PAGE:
Digital cameras are devices that produce digital image data representative of an image of an object. As used herein “digital camera” refers to any camera, still or motion picture, which generates such image data. The image data generated by a digital camera may be transmitted to a memory device for storage or to an output device such as a video monitor or a printer that produces a replicated image of the object. A digital camera may have on-board data storage media such as film, video cassettes, video disks, memory cards or other image data storage media.
A digital camera typically has optical elements, at least one two-dimensional photodetector array, a data storage device, a controller and a display, all of which are generally mounted to a camera housing. Digital cameras are described in the following patents which are hereby incorporated by reference for all that is disclosed therein. U.S. Pat. No. 4,131,919 of Lloyd et al. issued on Dec. 26, 1978 under the title ELECTRONIC STILL CAMERA, U.S. Pat. No. 4,420,773 of Toyoda et al. issued on Dec. 13, 1983 under the title ELECTRONIC PHOTOGRAPHIC CAMERA and U.S. Pat. No. 4,541,010 of Alston issued on Sep. 10, 1985 under the title ELECTRONIC IMAGING CAMERA.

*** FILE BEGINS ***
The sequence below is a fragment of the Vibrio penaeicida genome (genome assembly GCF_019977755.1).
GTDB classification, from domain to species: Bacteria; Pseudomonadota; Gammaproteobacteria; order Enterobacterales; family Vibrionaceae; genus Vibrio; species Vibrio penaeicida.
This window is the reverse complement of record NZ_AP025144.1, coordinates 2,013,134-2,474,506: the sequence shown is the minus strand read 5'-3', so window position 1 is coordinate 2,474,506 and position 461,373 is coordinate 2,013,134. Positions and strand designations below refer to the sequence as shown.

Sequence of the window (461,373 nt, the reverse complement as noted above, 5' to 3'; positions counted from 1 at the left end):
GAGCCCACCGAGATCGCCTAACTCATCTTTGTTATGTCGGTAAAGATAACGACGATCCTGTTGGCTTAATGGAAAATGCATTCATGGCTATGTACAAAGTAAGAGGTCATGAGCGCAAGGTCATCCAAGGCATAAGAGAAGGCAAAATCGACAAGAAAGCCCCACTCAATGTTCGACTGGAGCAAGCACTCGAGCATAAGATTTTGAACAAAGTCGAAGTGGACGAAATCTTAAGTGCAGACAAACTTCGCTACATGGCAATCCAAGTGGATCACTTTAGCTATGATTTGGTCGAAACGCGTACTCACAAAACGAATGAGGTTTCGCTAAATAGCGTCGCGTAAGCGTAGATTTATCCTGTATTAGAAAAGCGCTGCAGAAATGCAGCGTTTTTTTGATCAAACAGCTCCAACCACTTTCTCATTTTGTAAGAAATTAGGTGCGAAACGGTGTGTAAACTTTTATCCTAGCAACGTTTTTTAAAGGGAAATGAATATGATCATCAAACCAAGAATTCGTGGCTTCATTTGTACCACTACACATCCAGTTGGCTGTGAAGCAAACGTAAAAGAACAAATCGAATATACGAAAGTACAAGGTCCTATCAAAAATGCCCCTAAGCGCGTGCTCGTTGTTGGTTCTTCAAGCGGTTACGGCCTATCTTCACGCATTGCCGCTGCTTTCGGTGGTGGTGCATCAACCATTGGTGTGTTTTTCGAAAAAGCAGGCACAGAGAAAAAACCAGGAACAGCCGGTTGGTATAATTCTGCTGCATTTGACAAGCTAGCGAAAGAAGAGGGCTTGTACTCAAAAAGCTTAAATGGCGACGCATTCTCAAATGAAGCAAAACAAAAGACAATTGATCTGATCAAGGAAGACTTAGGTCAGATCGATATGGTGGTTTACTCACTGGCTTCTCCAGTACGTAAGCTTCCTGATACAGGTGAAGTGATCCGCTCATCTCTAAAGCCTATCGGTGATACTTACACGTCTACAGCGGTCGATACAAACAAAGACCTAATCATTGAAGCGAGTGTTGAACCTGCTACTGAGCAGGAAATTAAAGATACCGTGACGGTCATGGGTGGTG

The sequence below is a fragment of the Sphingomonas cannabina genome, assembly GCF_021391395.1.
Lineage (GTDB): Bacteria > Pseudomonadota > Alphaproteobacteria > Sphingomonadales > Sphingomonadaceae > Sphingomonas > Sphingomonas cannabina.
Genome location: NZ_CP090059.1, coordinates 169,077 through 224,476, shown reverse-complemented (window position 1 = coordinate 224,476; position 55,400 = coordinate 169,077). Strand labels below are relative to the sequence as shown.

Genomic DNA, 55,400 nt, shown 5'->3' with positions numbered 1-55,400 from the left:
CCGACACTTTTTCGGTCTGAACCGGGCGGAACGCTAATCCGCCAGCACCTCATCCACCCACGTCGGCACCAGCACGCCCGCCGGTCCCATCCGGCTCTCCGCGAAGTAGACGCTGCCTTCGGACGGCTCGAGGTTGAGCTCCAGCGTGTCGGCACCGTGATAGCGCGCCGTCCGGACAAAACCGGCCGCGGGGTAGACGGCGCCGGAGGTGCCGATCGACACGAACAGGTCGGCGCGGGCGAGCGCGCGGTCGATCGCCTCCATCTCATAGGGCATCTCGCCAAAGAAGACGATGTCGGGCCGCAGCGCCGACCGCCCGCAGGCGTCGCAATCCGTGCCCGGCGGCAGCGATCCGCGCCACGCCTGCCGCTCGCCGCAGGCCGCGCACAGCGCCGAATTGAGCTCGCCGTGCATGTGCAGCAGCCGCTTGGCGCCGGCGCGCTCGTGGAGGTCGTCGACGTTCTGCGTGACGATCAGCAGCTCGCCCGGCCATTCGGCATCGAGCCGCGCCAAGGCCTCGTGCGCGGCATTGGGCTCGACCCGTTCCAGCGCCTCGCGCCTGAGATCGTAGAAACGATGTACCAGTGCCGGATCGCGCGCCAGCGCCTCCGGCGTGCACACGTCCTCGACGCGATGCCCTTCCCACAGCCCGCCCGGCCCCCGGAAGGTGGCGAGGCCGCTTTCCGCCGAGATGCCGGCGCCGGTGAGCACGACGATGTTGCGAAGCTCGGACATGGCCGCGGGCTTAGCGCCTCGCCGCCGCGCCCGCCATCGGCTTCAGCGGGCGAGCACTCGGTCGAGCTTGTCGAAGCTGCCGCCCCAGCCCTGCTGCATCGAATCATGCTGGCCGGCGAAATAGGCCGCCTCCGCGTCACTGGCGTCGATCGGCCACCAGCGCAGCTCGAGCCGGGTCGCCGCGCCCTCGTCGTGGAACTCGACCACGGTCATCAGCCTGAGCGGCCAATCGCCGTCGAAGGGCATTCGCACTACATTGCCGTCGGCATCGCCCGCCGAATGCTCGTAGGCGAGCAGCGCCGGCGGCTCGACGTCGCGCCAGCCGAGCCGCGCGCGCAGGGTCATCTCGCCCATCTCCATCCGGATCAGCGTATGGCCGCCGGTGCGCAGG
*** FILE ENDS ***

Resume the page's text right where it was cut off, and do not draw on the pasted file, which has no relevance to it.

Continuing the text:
The digital camera's optical elements serve to focus an image of an object onto the camera's two-dimensional photodetector array. The optical elements typically comprise one or more lenses and/or reflectors. The two-dimensional photodetector array generates image data representative of the image of an object imaged onto it. The controller serves to process the image data and to transfer the image data to and from the data storage device. The controller also serves to transfer image data to the display and the output device.
The two-dimensional photodetector array has a plurality of photodetectors typically arranged in closely positioned rows and columns. Each photodetector generates image data representative of a small portion of the optical image of the object that is focuses on the photosensor array. The accumulation of image data generated by the plurality of photodetectors is representative of the entire image of the object, similar to a mosaic representation of the image of the object. Each photodetector outputs a data value which corresponds to the intensity of light it receives. The controller processes and arranges the image data generated by the plurality of photodetectors into a complete set of image data.